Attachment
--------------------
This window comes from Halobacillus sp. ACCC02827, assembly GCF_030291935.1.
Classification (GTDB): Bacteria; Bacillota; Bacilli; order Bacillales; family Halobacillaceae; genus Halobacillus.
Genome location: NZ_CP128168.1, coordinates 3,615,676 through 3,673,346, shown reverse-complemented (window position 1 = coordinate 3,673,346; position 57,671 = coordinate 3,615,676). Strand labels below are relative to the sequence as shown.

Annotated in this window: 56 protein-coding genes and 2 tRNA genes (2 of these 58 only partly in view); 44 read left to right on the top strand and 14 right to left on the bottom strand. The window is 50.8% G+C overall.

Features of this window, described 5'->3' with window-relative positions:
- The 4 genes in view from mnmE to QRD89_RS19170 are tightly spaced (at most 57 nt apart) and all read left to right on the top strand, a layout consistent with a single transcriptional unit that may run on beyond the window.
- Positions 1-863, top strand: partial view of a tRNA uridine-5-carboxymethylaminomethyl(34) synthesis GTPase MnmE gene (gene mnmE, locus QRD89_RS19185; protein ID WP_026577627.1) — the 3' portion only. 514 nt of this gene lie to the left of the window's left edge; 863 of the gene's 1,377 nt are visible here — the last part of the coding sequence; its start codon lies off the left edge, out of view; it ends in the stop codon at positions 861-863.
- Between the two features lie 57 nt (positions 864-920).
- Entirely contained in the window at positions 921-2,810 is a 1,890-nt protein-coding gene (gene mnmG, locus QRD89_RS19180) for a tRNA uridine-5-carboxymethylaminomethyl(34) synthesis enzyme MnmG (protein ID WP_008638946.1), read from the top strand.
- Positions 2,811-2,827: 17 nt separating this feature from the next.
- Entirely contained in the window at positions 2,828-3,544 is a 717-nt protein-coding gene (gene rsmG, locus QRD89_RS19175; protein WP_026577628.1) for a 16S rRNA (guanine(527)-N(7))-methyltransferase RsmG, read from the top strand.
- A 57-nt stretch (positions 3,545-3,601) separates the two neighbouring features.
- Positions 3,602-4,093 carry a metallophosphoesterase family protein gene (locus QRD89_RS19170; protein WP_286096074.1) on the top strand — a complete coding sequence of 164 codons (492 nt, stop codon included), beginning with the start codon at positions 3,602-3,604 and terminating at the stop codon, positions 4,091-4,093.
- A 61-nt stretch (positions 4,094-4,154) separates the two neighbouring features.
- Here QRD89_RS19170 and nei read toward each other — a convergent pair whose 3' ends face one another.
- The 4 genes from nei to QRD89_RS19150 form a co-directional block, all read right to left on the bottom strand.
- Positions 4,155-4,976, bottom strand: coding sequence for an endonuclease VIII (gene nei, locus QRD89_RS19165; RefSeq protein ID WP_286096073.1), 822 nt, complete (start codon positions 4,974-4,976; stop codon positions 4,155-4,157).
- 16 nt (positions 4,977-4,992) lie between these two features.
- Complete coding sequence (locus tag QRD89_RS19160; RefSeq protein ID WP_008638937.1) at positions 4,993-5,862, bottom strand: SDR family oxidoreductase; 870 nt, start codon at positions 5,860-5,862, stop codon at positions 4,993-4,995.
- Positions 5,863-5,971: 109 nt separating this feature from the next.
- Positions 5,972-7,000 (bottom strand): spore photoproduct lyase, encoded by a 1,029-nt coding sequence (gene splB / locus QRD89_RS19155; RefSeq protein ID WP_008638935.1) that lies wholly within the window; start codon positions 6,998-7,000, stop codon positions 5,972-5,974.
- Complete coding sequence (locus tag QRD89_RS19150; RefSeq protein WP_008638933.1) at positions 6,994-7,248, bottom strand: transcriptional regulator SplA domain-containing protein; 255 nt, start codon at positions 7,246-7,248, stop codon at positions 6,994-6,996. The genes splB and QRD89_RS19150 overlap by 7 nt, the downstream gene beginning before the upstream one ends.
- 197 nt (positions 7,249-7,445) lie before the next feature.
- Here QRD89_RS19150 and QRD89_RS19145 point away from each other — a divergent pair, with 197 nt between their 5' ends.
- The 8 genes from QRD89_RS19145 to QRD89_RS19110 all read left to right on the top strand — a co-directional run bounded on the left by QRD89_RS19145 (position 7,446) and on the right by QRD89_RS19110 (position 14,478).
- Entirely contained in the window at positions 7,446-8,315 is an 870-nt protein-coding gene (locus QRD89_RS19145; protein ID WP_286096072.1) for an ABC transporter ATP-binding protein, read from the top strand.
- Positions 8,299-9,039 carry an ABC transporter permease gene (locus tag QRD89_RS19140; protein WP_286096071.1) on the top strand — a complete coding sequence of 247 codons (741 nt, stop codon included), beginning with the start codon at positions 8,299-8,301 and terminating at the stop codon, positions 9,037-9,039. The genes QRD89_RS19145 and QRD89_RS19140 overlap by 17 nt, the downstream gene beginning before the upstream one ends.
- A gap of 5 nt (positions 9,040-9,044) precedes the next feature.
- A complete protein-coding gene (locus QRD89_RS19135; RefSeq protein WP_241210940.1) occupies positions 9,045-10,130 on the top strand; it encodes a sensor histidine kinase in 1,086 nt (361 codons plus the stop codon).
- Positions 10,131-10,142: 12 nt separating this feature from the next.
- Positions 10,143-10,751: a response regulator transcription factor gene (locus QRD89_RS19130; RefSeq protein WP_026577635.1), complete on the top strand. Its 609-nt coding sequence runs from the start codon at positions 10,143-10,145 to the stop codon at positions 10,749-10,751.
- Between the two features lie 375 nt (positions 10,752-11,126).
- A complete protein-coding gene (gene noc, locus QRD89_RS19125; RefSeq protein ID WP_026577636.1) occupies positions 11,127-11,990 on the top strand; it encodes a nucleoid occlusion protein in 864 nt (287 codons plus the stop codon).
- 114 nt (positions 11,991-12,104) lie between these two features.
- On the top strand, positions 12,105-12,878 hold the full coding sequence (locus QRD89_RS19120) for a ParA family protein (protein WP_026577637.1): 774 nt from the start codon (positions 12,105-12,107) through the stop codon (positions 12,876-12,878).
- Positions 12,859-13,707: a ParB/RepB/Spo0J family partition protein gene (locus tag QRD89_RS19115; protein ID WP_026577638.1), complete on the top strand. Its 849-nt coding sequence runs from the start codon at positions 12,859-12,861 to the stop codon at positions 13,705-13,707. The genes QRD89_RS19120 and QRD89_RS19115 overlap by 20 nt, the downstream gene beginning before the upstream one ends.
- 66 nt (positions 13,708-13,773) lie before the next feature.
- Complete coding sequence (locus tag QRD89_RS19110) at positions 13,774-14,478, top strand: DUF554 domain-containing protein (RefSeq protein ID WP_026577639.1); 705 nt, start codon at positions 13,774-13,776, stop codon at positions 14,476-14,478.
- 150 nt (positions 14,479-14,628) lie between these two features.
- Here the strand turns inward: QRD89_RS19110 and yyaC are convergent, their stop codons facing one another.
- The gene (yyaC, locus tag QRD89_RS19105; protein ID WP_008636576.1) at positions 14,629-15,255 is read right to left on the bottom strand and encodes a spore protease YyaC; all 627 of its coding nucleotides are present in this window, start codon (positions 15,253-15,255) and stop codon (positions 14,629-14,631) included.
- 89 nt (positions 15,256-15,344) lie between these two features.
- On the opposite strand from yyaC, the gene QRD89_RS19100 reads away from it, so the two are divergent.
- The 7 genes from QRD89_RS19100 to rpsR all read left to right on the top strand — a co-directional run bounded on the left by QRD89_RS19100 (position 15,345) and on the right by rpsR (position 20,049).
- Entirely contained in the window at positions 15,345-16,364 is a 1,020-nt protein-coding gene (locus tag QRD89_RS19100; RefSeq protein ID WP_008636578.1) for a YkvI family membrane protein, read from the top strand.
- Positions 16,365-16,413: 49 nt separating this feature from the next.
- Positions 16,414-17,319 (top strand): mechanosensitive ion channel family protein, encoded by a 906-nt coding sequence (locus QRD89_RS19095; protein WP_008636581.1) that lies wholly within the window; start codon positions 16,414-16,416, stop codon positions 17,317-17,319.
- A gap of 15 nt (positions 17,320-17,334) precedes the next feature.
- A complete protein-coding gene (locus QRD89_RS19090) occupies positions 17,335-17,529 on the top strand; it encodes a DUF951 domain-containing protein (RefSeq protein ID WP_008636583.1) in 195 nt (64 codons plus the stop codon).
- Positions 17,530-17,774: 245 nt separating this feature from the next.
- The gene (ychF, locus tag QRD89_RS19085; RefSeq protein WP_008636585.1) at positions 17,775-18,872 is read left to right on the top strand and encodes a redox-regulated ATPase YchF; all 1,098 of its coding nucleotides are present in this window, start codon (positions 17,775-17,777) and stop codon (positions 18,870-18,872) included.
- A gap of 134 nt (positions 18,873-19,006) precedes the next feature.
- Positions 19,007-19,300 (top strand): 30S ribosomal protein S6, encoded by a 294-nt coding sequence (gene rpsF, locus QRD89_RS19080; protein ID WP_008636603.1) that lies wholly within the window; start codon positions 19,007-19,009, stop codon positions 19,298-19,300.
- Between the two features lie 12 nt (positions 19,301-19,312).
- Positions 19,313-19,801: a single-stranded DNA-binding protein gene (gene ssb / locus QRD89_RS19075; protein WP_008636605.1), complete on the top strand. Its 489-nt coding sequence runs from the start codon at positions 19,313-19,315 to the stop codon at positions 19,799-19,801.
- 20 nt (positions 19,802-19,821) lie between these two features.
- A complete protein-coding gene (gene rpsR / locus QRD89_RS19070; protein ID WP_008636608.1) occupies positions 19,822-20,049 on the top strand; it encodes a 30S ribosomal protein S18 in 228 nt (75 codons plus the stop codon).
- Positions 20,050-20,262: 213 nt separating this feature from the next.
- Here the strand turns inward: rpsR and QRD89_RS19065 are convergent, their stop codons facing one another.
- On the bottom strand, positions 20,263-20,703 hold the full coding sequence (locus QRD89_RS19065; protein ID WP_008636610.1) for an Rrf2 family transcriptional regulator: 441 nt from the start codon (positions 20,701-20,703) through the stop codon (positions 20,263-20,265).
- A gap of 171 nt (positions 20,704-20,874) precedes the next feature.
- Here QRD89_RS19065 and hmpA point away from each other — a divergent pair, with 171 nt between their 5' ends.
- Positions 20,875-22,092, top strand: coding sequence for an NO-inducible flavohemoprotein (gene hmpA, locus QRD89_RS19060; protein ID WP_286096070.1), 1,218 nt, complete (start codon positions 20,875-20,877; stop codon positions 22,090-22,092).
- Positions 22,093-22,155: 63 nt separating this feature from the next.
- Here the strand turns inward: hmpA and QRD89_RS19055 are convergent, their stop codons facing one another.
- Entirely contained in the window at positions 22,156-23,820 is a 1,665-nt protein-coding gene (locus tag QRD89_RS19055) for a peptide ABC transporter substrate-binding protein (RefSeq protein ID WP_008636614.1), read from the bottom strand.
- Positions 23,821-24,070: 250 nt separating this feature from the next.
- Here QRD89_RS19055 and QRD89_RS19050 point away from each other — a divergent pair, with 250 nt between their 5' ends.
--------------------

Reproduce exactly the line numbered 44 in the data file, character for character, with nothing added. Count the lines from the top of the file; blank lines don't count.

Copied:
- The 7 genes from QRD89_RS19100 to rpsR all read left to right on the top strand — a co-directional run bounded on the left by QRD89_RS19100 (position 15,345) and on the right by rpsR (position 20,049).